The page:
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Division in Qld after premier’s signal on rent limits

The suggestion Queensland is prepared to introduce a limit on rent increases has sparked debate on how the policy will impact landlords and tenants.

March 21, 2023
By Nick Gibbs
21 March 2023

For a single parent in Queensland, the prospect of another rent hike will likely mean getting a second job.

Rents have grown at a faster rate in Queensland than any other state or territory, with low-income and regional households the hardest hit, a recent report commissioned by the council of social service says.

Limiting annual rent increases to inflation or just above has been floated as one solution but depending who you ask, that’s either a modest intervention or the shattering of confidence for investors.

Tenants Queensland CEO Penny Carr has heard stories of renters going to real estate agents months in advance to find out if their lease is being renewed, and if they are up for a hike.

“One of them has had two increases in a row, one of them substantial, and she thinks to accommodate the next one she’s likely to have to get a second job because she’s a single parent,” Ms Carr told AAP.

“She manages her money very tightly.” 

Premier Annastacia Palaszczuk gave her strongest indication yet that rent caps were a possibility when she said the government is “looking very seriously” at how the policy could be implemented.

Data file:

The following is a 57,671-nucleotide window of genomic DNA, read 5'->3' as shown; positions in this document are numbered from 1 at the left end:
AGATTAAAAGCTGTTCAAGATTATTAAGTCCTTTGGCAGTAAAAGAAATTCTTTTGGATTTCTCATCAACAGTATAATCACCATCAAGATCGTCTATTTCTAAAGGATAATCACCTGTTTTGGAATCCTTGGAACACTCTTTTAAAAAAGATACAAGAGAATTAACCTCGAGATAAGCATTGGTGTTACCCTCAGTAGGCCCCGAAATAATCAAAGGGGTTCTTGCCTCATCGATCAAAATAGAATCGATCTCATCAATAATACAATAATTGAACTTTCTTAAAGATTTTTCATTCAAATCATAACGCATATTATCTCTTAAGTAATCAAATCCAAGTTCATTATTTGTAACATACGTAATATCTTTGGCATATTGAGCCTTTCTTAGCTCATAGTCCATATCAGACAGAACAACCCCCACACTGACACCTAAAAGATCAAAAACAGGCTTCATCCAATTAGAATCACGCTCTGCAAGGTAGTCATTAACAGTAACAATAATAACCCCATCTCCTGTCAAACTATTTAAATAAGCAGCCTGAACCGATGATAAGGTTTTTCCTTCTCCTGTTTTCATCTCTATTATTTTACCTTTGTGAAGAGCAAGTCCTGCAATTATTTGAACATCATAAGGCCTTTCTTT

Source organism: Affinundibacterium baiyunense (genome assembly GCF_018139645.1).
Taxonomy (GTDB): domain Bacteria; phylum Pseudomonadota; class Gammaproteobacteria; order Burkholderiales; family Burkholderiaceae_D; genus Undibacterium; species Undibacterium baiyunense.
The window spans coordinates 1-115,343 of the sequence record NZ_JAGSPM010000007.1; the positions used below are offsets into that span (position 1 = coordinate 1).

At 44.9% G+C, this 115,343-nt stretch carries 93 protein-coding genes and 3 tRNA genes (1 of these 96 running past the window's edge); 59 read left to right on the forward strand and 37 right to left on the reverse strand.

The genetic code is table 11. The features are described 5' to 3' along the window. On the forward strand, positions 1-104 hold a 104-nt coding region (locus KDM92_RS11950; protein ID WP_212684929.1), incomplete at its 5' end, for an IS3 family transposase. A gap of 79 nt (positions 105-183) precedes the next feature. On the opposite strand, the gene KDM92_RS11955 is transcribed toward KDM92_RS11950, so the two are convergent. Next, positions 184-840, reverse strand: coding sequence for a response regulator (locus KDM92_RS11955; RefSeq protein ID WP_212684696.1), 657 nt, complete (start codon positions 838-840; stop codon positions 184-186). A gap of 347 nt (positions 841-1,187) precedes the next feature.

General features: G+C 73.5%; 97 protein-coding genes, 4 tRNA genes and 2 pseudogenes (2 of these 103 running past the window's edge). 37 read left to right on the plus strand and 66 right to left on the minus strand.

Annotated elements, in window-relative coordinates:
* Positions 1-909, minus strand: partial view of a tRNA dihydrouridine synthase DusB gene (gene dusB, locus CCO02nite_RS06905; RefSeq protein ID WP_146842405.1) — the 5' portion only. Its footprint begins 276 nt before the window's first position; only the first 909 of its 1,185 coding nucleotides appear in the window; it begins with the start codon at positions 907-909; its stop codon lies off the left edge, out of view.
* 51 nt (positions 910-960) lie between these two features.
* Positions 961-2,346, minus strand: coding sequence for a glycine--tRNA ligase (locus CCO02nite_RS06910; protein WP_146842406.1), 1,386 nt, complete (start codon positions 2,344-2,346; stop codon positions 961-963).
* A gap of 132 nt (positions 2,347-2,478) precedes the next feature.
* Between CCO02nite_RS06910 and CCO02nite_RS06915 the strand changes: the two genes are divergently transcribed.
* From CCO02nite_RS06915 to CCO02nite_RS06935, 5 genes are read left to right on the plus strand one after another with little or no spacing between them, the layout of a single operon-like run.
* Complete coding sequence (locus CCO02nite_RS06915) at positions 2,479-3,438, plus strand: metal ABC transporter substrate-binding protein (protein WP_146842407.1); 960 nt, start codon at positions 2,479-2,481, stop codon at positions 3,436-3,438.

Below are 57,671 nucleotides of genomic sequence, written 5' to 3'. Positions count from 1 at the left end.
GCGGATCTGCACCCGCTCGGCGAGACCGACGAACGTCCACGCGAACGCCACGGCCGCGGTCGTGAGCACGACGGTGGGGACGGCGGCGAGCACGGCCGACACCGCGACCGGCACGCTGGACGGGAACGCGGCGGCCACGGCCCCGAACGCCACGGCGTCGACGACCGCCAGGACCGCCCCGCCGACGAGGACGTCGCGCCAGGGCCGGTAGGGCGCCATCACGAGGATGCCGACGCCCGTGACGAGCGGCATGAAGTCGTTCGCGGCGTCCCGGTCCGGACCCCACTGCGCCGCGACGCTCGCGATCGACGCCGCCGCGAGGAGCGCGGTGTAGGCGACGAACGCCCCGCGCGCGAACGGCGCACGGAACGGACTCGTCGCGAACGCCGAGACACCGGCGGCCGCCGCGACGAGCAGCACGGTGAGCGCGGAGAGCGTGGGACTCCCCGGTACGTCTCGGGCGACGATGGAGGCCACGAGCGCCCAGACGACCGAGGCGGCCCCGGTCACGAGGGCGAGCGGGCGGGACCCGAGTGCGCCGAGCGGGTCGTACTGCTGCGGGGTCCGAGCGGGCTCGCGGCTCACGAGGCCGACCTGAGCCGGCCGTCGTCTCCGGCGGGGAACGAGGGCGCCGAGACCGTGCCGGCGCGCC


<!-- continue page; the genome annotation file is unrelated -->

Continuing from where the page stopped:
The state’s real estate peak body wants those “startling comments” withdrawn immediately. 

“In the middle of a housing crisis caused by lack of housing supply, it’s beyond belief that the government is now proposing a measure which innately discourages further supply,” Real Estate Institute of Queensland CEO Antonia Mercorella said.

“No one denies that there is an immense amount of pressure for the most vulnerable in our community, but rent control or freezes are not the answer.”

She pointed to the government reaction after the Greens last year introduced a bill proposing a two-year rent freeze, followed by modest increases of two per cent every two years.

At the time it was dismissed by Queensland’s housing minister Leanne Enoch as extremist.

“With the Queensland property industry providing $27 billion in taxes, it’s inconceivable that this Government continually bites the hand that feeds them and provides vital shelter for their constituents,” Ms Mercorella said.

However, Ms Carr said investors come in and out of the market all the time, and decisions tend to centre on long-term gains.

“They’re looking at negative gearing and capital gains reductions, rather than … income on a weekly basis,” she said.

“It is government’s role to regulate markets so that they operate well and if you look at the market now, you’d probably say it’s failed.”

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